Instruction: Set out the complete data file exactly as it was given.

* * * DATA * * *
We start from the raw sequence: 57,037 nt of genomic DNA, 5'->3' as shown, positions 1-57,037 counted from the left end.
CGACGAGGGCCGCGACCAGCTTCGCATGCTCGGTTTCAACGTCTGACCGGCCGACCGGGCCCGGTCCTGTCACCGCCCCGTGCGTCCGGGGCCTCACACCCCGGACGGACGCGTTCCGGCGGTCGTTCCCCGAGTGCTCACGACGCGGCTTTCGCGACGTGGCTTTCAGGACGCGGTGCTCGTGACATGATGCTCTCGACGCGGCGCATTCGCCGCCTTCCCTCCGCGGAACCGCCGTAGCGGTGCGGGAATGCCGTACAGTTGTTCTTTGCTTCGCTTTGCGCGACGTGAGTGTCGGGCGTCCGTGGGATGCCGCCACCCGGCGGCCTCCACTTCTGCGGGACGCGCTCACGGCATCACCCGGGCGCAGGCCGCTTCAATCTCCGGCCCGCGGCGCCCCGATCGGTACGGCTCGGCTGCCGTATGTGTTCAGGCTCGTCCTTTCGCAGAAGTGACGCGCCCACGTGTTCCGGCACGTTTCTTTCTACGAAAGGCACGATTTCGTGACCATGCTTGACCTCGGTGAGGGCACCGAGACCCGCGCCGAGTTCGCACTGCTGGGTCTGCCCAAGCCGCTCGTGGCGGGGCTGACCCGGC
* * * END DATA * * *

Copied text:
We start from the raw sequence: 57,037 nt of genomic DNA, 5'->3' as shown, positions 1-57,037 counted from the left end.
CGACGAGGGCCGCGACCAGCTTCGCATGCTCGGTTTCAACGTCTGACCGGCCGACCGGGCCCGGTCCTGTCACCGCCCCGTGCGTCCGGGGCCTCACACCCCGGACGGACGCGTTCCGGCGGTCGTTCCCCGAGTGCTCACGACGCGGCTTTCGCGACGTGGCTTTCAGGACGCGGTGCTCGTGACATGATGCTCTCGACGCGGCGCATTCGCCGCCTTCCCTCCGCGGAACCGCCGTAGCGGTGCGGGAATGCCGTACAGTTGTTCTTTGCTTCGCTTTGCGCGACGTGAGTGTCGGGCGTCCGTGGGATGCCGCCACCCGGCGGCCTCCACTTCTGCGGGACGCGCTCACGGCATCACCCGGGCGCAGGCCGCTTCAATCTCCGGCCCGCGGCGCCCCGATCGGTACGGCTCGGCTGCCGTATGTGTTCAGGCTCGTCCTTTCGCAGAAGTGACGCGCCCACGTGTTCCGGCACGTTTCTTTCTACGAAAGGCACGATTTCGTGACCATGCTTGACCTCGGTGAGGGCACCGAGACCCGCGCCGAGTTCGCACTGCTGGGTCTGCCCAAGCCGCTCGTGGCGGGGCTGACCCGGC